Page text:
Descriptive metadata is never neutral. It reflects our understanding of our society, and our interpretation of how we think the world should be. It is unavoidably evocative of not just a book, film, or song, but rather the whole society which gave it genesis. When developed, particularly Western, countries wind up determining codes and classifications, a very specific illustration of the world is drawn which is a slim sliver of human understanding of the world.
From Metadata that kills — Medium
Submitted by Blake on October 18, 2015 - 10:09am
This vision cannot survive any serious reading of “Walden.” The real Thoreau was, in the fullest sense of the word, self-obsessed: narcissistic, fanatical about self-control, adamant that he required nothing beyond himself to understand and thrive in the world. From that inward fixation flowed a social and political vision that is deeply unsettling. It is true that Thoreau was an excellent naturalist and an eloquent and prescient voice for the preservation of wild places. But “Walden” is less a cornerstone work of environmental literature than the original cabin porn: a fantasy about rustic life divorced from the reality of living in the woods, and, especially, a fantasy about escaping the entanglements and responsibilities of living among other people.
From Why Do We Love Henry David Thoreau? - The New Yorker
Submitted by Blake on October 17, 2015 - 9:15am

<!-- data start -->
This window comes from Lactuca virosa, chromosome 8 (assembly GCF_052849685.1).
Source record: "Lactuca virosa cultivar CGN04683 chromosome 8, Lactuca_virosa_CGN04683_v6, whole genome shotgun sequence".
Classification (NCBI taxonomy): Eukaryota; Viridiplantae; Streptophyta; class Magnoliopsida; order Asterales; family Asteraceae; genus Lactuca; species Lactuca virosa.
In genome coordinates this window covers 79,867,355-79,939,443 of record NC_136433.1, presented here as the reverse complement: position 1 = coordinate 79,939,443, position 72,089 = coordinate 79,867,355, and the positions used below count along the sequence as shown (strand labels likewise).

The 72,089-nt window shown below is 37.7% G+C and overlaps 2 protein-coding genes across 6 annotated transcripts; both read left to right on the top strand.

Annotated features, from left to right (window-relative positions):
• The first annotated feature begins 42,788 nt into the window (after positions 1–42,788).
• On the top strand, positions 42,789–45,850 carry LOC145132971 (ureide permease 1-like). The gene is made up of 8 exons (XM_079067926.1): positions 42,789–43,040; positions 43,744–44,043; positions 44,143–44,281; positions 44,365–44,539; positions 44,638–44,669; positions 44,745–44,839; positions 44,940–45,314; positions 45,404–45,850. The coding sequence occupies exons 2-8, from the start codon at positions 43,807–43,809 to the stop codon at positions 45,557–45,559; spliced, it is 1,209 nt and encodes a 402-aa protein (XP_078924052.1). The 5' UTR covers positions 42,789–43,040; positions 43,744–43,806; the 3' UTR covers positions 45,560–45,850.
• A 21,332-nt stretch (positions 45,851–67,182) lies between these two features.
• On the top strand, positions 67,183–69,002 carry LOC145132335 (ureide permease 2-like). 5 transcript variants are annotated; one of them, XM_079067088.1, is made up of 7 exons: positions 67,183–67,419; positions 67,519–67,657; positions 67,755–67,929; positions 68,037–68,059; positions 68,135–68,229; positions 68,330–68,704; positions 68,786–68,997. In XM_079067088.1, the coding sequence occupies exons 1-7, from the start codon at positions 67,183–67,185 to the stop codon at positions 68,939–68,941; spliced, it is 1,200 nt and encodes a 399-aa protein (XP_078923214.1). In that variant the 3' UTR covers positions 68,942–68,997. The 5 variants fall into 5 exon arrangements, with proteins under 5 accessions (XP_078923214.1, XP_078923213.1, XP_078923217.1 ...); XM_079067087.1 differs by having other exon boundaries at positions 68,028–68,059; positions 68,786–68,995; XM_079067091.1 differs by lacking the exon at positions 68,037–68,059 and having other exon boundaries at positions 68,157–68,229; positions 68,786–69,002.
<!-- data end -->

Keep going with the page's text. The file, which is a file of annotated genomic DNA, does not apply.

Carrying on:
As consumers spend an increasing amount of their time in cyberspace, companies are developing techniques to maximize the marketing capabilities afforded by cookies and other online surveillance tools. Yet companies first need to understand how consumers think about their privacy online, which isn’t entirely rationally. In an upcoming chapter of the Cambridge Handbook of Consumer Psychology, I draw on insights from behavioral psychology and the social sciences to explain the prevalence of the privacy paradox; I have summarized the reasons for consumers’ inconsistent views about privacy below
From We Say We Want Privacy Online, But Our Actions Say Otherwise
Submitted by Blake on October 16, 2015 - 1:14pm
A U.S. appeals court ruled on Friday that Google's massive effort to scan millions of books for an online library does not violate copyright law, rejecting claims from a group of authors that the project illegally deprives them of revenue.
The 2nd U.S. Circuit Court of Appeals in New York rejected infringement claims from the Authors Guild and several individual writers, and found that the project provides a public service without violating intellectual property law.
From Google book-scanning project legal, says U.S. appeals court | Reuters
Submitted by birdie on October 16, 2015 - 12:24pm
From Buzzfeed Books.
Happy weekend! Anyone doing the #Deweyreadathon tomorrow?
Submitted by Blake on October 16, 2015 - 8:50am
"It seems to me the battle for free expression was won 100 years ago," the 68-year-old told an audience at the opening of the Frankfurt Book Fair, under heavy security.
"The fact that we have to go on fighting this battle is the result of a number of regrettable, more recent phenomena."
From Rushdie warns of new dangers to free speech in West - Yahoo News Canada
Submitted by Blake on October 16, 2015 - 8:05am
You can tell the term still holds some magic for him, perhaps even more so now that it is passing into obsolescence. The opposite is true for cyberpunk, a neologism that haunts him to this day. On a short walk to lunch one afternoon, from the two-story mock-Tudor house where he lives with his wife, Deborah, he complained about a recent visit from a British journalist, who came to Vancouver searching for “Mr. Cyberpunk” and was disappointed to find him ensconced in a pleasantly quiet suburban patch of central Vancouver. Mr. Cyberpunk seemed wounded by having his work pigeonholed, but equally so by the insult to his home, which is quite comfortable, and his neighborhood, which is, too. “We like it quiet,” he explained.